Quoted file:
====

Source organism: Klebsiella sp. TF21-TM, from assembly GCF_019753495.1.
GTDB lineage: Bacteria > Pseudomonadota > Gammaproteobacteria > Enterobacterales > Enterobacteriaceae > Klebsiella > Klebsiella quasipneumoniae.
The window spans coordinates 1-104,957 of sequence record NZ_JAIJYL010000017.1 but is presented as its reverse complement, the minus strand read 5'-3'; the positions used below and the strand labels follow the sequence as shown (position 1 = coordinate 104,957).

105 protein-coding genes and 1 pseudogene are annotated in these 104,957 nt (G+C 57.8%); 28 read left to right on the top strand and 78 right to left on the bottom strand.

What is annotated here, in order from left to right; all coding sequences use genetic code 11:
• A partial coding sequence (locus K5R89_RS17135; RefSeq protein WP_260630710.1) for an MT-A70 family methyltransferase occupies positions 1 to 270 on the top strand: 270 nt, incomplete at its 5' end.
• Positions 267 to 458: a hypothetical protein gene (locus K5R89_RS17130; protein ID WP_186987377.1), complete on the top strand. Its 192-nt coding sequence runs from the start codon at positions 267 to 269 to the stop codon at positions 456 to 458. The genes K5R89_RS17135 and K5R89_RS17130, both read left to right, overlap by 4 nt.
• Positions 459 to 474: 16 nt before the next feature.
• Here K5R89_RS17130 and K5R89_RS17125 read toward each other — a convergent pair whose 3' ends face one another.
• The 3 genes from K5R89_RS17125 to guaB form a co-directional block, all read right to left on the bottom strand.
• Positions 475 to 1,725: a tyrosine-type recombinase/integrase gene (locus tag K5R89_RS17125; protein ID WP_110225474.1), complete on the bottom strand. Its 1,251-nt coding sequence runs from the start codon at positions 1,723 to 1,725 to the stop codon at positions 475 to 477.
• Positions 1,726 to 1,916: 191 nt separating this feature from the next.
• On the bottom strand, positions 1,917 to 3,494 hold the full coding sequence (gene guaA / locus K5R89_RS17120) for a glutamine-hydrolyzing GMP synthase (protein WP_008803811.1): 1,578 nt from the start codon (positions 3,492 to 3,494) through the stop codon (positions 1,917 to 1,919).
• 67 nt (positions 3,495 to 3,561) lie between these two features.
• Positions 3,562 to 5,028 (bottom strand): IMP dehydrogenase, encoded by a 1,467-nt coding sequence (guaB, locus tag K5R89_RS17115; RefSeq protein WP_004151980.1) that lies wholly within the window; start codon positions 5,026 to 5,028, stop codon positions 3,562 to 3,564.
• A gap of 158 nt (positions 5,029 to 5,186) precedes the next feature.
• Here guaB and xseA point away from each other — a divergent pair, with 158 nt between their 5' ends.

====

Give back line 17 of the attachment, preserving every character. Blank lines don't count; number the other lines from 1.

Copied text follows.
• Here guaB and xseA point away from each other — a divergent pair, with 158 nt between their 5' ends.